The court mentioned trial counsel by name, a Mr. Fischer, and noted that his conduct was a continuing problem and bemoaned how attorneys repeatedly violated court orders.  While “cases should be tried on the merits and not attorney shenanigans, the threat of an admonishment and a new trial appears to be of no avail. By sanctioning a party as… in this case, maybe attorneys will get the message to either change their tactics or clients will stop hiring them.”


Raza v. Deutsche Bank Nat'l Trust Co., 2012 Fla. App. LEXIS 15893 (Fla. 2d DCA Sept. 21, 2012) affirmed the denial of fees where the bank’s foreclosure was involuntarily dismissed after two years.  A divided court concluded that, even though the appellant was the prevailing party and entitled to fees, [see Ramirez, 2-24 Florida Civil Procedure § 24-5, fn. 202.1] he was still required to present evidence of the number of hours worked, instead of claiming a flat fee.  He had to prove the flat fee was reasonable.  The absence of time records was not fatal to his effort, but here the expert’s affidavit did not consider all of the factors under Florida Patient’s Compensation Fund v. Rowe, 472 So. 2d 1145 (Fla. 1985).  Additionally, there was no transcript of the fee hearing.  The dissent would have remanded for a new fee hearing.


Chalfonte Condo. Apt. Ass'n v. QBE Ins. Corp., 2012 U.S. App. LEXIS 19814 (11th Cir. Fla. Sept. 20, 2012) reversed an $8 million verdict after the Florida Supreme Court answered a series of questions.  [See QBE Ins. Corp. v. Chalfonte Condo. Apt. Ass'n, 2012 Fla. LEXIS 1063 (Fla. May 31, 2012) discussed in the entry posted on June 25, 2012, under “Insurance – Bad Faith Claims.”].  The court affirm the district court’s judgment of dismissal of Chalfonte’s claim under F.S. § 627.701(4)(a), because an insured cannot bring a claim against an insurer for failure to comply with the language and type-size requirements established under that statutory provision.  On remand, the district court was to disallow any evidence of the policy’s failure to comply with these requirements. It also reversed the order denying QBE a new trial.  The court was to bifurcate the contract claim from the bad faith claim and to apply the deductible to any judgment Chalfonte may obtain on retrial.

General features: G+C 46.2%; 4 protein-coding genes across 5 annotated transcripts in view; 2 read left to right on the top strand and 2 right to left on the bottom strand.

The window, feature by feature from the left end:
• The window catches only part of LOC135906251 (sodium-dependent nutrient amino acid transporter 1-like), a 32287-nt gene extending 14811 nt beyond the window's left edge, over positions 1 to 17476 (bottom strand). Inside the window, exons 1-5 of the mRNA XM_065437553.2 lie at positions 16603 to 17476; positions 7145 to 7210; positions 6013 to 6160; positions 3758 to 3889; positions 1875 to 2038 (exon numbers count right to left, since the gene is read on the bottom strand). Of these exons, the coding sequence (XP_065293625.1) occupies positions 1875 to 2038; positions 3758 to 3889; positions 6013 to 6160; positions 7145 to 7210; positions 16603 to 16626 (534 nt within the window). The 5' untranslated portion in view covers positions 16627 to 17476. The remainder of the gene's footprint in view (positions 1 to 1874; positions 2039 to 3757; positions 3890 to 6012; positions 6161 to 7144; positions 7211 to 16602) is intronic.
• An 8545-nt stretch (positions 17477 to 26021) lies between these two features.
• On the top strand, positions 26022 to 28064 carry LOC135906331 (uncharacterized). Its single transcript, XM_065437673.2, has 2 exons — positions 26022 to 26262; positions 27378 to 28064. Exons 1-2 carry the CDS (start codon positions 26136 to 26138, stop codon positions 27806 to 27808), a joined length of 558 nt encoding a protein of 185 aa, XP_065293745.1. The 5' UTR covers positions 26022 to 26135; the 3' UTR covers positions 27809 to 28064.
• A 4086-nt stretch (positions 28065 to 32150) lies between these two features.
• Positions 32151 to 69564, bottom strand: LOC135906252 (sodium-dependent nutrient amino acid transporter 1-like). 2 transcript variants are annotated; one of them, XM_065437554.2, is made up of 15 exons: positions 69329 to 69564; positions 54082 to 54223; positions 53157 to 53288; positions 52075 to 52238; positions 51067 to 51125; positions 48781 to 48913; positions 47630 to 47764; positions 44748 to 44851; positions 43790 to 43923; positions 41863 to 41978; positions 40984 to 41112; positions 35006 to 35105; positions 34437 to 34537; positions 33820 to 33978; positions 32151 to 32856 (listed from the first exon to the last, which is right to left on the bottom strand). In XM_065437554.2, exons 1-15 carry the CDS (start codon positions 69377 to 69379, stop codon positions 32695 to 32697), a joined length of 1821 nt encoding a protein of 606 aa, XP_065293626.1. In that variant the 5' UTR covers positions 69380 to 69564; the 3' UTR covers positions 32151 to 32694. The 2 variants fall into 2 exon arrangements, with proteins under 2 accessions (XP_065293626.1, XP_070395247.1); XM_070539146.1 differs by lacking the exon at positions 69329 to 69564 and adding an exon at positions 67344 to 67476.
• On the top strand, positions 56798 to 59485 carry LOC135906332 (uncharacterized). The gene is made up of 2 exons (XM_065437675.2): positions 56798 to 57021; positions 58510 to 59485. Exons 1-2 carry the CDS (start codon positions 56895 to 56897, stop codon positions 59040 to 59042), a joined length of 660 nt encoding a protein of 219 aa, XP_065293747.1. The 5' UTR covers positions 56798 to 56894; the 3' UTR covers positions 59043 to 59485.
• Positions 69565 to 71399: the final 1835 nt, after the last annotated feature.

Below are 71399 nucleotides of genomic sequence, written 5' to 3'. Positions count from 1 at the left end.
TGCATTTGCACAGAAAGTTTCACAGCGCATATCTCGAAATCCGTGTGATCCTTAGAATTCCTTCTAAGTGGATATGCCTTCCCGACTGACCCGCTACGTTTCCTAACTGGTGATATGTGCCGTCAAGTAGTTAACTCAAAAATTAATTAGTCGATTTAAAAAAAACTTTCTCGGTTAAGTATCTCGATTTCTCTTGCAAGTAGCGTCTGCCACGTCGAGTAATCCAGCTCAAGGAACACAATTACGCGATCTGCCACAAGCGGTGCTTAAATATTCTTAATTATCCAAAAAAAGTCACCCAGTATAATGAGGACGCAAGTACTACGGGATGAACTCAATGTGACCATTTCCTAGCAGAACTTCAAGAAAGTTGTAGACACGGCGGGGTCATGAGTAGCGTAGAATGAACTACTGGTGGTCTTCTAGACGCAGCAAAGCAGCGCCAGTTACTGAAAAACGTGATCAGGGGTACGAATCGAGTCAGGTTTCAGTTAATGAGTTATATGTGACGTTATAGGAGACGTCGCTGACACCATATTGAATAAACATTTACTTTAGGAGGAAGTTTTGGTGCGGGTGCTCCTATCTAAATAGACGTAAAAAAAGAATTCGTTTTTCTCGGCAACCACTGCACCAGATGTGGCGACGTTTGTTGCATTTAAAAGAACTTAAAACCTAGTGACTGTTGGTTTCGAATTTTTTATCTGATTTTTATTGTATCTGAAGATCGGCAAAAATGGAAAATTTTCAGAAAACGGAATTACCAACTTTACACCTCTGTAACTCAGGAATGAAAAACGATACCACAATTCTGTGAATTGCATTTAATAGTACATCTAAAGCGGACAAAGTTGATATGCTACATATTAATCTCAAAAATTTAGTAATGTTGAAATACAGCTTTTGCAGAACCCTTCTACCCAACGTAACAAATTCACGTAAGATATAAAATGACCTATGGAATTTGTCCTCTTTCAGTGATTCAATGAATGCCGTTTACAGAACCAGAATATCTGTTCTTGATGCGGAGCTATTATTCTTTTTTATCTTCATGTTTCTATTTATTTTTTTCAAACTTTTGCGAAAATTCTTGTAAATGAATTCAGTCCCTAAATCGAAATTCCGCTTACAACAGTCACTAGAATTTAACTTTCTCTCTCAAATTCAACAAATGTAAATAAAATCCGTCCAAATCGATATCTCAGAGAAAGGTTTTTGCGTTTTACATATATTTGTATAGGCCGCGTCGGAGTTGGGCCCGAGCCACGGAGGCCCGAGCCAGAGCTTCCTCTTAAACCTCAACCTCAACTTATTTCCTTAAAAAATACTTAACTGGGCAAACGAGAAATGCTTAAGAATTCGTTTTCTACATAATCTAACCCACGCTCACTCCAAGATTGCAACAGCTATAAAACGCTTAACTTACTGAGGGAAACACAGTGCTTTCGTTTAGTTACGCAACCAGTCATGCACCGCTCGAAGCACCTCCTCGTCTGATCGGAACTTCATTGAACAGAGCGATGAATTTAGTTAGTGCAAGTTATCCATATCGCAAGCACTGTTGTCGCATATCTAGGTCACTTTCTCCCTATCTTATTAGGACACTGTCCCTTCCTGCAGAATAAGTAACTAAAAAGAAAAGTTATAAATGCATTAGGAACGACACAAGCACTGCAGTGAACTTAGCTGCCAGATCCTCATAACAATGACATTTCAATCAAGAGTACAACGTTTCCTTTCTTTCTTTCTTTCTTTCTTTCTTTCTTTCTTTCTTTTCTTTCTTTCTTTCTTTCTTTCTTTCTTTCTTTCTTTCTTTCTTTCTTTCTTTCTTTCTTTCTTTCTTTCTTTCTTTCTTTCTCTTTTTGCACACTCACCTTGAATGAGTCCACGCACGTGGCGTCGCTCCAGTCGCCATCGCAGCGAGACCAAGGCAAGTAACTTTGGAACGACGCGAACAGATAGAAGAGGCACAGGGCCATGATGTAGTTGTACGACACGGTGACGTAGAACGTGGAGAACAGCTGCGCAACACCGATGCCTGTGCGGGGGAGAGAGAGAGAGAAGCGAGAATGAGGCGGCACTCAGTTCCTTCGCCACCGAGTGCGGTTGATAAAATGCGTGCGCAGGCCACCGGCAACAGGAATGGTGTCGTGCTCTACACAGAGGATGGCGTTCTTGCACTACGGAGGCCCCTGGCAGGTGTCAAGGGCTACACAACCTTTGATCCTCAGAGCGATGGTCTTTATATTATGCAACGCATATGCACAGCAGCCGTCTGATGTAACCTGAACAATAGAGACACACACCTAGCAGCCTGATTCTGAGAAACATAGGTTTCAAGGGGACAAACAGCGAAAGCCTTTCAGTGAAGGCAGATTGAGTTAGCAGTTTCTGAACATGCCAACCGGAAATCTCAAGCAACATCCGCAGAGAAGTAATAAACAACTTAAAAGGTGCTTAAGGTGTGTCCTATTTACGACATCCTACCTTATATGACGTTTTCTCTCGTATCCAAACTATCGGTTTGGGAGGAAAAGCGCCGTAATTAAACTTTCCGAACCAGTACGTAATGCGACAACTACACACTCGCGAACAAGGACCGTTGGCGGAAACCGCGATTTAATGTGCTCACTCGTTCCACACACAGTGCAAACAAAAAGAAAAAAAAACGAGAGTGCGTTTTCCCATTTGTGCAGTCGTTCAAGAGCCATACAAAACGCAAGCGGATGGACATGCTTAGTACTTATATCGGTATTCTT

In Berrios v. Orlando Reg'l Healthcare Sys., 2012 Fla. App. LEXIS 15883 (Fla. 5th DCA Sept. 21, 2012), a split court reversed the entry of a summary judgment based on a release of an initial tortfeasor in this suit for a subsequent malpractice.  Plaintiff had contracted Legionnaires’ disease while at a hotel in Georgia, then was treated for two weeks at a hospital which allegedly caused nerve damage to her leg.  Because the release was executed in Georgia, the court applied Georgia law under the lex loci contractus rule where there is a legal presumption that the release of an initial tortfeasor does not release a subsequent tortfeasor unless the express language of the release dictates otherwise.